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$\newcommand{\x}{\mathbf{x}}$Let $\x$ denote a vector in $\mathbb{R}^3$, $|\x|$ its magintude and $\Delta=\frac{\partial^2}{\partial x 2}+\frac{\partial^2}{\partial y 2}+\frac{\partial^2}{\partial z 2}$ the usual Laplacian. What is $$\Delta\frac{1}{|\x|^2}$$ in the sense of distribution? That is, what is $$\iiint_{\mathbb{R}^3}\frac{1}{|\x|^2}\Delta\varphi(\x)d\x$$ for any test function $\varphi\in C^{\infty}_c(\mathbb{R}^3)$ (the subscript $c$ means compact support).

Attempt: I know how to do it for $\Delta\frac{1}{|\x|}$ (we get $\Delta\frac{1}{|\x|}=-4\pi\delta_0$, where $\delta_0$ is the delta distribution at $0$) and some others, and I am trying to reproduce the steps for this case but it does not seem to work. Let $\newcommand{\e}{\varepsilon}\e>0$ and consider the ball $B(0,\e)$ of radius $\e$ centered at $0$. Then, $$\iiint_{\mathbb{R}^3}\frac{1}{|\x|^2}\Delta\varphi(\x)d\x= \iiint_{\mathbb{R}^3\setminus B(0,\e)}\frac{1}{|\x|^2}\Delta\varphi(\x)d\x+\iiint_{B(0,\e)}\frac{1}{|\x|^2}\Delta\varphi(\x)d\x$$ Then, we can see that $$\left|\iiint_{B(0,\e)}\frac{1}{|\x|^2}\Delta\varphi(\x)d\x\right|\leq \iiint_{B(0,\e)}\frac{1}{|\x|^2}|\Delta\varphi(\x)|d\x \leq C\int_0^\e\frac{1}{\rho^2}\rho^2 d\rho\to0$$ as $\e\to 0$. Now, since $\varphi$ has compact support, there is a compact subset $\Omega\subseteq \mathbb{R}^3$ that includes $B(0,\e)$ such that $\varphi$ and all its derivatives vanish on $\Omega^c$. Thus, $$\iiint_{\mathbb{R}^3\setminus B(0,\e)}\frac{1}{|\x|^2}\Delta\varphi(\x)d\x = \iiint_{\Omega\setminus B(0,\e)}\frac{1}{|\x|^2}\Delta\varphi(\x)d\x$$ Now by Green's Second Identity, $$\iiint_{\mathbb{R}^3\setminus B(0,\e)}\left(\frac{1}{|\x|^2}\Delta\varphi(\x)-\varphi(\x)\Delta\frac{1}{|\x|^2}\right)d\x = \iint_{\partial\Omega}\left(\frac{1}{|\x|^2}\frac{\partial\varphi(\x)}{\partial\mathbf{n}}-\varphi(\x)\frac{\partial}{\partial\mathbf{n}}\frac{1}{|\x|^2}\right)dS+ \iint_{\partial B(0,\e)}\left(\frac{1}{|\x|^2}\frac{\partial\varphi(\x)}{\partial\mathbf{n}}-\varphi(\x)\frac{\partial}{\partial\mathbf{n}}\frac{1}{|\x|^2}\right)dS$$ Since $\varphi$ and all its derivatives vanish on $\partial \Omega$, we are left with $$\iiint_{\mathbb{R}^3\setminus B(0,\e)}\left(\frac{1}{|\x|^2}\Delta\varphi(\x)-\varphi(\x)\Delta\frac{1}{|\x|^2}\right)d\x= \iint_{\partial B(0,\e)}\left(\frac{1}{|\x|^2}\frac{\partial\varphi(\x)}{\partial\mathbf{n}}-\varphi(\x)\frac{\partial}{\partial\mathbf{n}}\frac{1}{|\x|^2}\right)dS$$ Now usually we can work with the right-hand side to find what it does as $\e\to 0$. But here I don't see how...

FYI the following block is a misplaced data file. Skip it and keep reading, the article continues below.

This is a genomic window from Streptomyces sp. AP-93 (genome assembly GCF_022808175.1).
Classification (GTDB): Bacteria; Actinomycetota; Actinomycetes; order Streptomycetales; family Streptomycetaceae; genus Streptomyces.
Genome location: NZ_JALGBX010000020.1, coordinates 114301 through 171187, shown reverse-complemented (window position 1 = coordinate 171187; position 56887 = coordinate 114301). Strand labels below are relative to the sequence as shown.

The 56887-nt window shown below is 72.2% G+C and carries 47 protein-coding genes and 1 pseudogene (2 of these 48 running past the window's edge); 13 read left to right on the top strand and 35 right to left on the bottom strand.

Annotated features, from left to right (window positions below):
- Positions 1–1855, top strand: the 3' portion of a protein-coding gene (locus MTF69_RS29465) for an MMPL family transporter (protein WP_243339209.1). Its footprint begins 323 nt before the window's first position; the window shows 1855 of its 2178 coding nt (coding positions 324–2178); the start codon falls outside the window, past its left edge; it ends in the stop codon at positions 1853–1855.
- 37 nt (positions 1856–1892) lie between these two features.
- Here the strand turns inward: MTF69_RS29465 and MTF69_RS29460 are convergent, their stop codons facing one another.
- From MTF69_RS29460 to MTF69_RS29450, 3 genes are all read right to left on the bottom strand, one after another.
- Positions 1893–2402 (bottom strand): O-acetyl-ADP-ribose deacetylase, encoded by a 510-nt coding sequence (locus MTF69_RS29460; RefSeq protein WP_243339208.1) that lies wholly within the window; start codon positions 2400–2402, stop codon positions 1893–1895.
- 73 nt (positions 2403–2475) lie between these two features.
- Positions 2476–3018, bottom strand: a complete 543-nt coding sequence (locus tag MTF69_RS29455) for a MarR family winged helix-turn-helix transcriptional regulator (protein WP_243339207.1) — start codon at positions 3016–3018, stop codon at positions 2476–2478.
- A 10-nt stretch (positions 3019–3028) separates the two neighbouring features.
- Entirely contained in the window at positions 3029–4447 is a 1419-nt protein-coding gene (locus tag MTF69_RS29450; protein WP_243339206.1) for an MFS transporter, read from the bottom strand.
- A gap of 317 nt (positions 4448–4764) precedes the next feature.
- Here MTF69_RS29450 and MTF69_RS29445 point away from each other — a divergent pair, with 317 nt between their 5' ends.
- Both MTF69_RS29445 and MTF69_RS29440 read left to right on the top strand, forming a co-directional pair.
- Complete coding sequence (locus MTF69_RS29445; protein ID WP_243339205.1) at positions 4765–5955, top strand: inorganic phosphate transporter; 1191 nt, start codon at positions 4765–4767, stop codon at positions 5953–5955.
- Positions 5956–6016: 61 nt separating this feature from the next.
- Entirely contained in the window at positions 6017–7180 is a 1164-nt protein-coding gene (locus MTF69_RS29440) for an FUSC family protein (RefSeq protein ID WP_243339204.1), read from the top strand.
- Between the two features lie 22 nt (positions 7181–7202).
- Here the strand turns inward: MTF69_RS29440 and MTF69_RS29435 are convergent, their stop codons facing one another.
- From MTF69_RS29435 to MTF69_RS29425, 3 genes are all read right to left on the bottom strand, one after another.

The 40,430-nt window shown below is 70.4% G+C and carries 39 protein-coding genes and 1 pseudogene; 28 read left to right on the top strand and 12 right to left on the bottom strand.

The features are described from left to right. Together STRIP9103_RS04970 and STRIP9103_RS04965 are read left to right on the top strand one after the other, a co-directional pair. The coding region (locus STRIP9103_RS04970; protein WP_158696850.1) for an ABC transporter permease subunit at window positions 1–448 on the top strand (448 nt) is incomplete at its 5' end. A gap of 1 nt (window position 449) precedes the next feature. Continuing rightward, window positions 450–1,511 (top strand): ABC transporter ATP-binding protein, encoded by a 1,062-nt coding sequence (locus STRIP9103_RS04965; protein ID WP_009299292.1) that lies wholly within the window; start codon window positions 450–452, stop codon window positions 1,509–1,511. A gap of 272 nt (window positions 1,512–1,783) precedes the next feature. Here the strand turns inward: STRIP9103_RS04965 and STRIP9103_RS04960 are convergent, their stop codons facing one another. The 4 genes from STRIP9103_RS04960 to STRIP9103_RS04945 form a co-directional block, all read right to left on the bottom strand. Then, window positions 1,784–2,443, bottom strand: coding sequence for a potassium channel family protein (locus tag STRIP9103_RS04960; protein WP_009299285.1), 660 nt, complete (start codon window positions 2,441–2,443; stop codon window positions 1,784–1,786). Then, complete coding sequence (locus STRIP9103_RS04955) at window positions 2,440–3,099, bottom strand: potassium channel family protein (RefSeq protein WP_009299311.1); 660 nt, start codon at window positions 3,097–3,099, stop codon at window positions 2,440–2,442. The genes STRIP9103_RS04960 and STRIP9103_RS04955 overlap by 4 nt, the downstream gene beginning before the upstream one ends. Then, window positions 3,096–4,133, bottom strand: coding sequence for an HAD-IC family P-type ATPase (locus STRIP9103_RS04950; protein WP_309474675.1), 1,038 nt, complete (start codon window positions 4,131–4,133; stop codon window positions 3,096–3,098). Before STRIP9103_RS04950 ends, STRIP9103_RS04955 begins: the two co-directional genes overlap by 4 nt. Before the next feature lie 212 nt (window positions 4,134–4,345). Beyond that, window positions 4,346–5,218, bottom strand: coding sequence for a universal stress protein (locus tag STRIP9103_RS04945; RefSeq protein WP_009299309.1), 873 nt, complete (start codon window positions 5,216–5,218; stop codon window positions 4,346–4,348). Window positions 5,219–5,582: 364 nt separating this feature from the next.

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Maybe try using a chain rule: $\Delta(|x|^{-2}) = \Delta(|x|^{-1})^2$? –  Neal Nov 14 '13 at 2:45

1 Answer 1

up vote 3 down vote accepted

Taking Fourier transform, we have

$$ \left( \Delta \frac{1}{|x|^{2}} \right)^{\wedge}(\xi) = -|\xi|^{2} \left( \frac{1}{|x|^{2}} \right)^{\wedge}(\xi). $$

Indeed, for any $\varphi \in \mathcal{S}(\Bbb{R}^{3})$,

\begin{align*} \langle (\Delta |x|^{-2})^{\wedge}, \varphi \rangle &= \langle \Delta |\xi|^{-2}, \hat{\varphi}(\xi) \rangle = \langle |\xi|^{-2}, \Delta \hat{\varphi}(\xi) \rangle = \langle |\xi|^{-2}, - (|x|^{2}\varphi)^{\wedge}(\xi) \rangle \\ &= - \langle (|x|^{-2})^{\wedge}(\xi), |\xi|^{2}\varphi(\xi) \rangle = - \langle |\xi|^{2} (|x|^{-2})^{\wedge}(\xi), \varphi(\xi) \rangle. \end{align*}

But we have

\begin{align*} \left( \frac{1}{|x|^{2}} \right)^{\wedge}(\xi) &= \int_{\Bbb{R}^{3}} \frac{e^{-i\xi\cdot x}}{|x|^{2}} \, dx = \int_{0}^{\infty} \int_{S^{2}} e^{-i\xi\cdot r \omega} d\sigma_{\omega} dr \\ &= \int_{0}^{\infty} \int_{0}^{2\pi} \int_{0}^{\pi} e^{-i|\xi| r \cos\phi} \sin\phi \, d\phi d\theta dr \\ &= 2\pi \int_{0}^{\infty} \int_{-1}^{t} e^{i|\xi| r t}\, dt dr \qquad (t = -\cos\phi) \\ &= \frac{4\pi}{|\xi|} \int_{0}^{\infty} \frac{\sin |\xi|r}{r} \, dt = \frac{2\pi^{2}}{|\xi|}. \end{align*}

So it follows that

$$ \left( \Delta \frac{1}{|x|^{2}} \right)^{\wedge}(\xi) = -|\xi|^{2} \left( \frac{1}{|x|^{2}} \right)^{\wedge}(\xi) = -2\pi^{2} |\xi| $$

and hence

$$ \Delta \frac{1}{|x|^{2}} = -2\pi^{2} \sqrt{-\Delta} \delta_{0}. $$

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Thank you very much for this answer. But what does $\sqrt{-\Delta}$ mean? –  Spenser Nov 14 '13 at 21:04
1  
@Spenser, It is a pseudo-differential operator defined by $$ \sqrt{-\Delta} u = \{ |\xi|\hat{u}(\xi) \}^{\vee}. $$ Since differential operators in the space-side becomes multiplication operators by polynomials, it makes sense to call it something similar to differential operator, hence pseudo-differential operator. It can also be defined by utilizing functional calculus. –  sos440 Nov 14 '13 at 21:26

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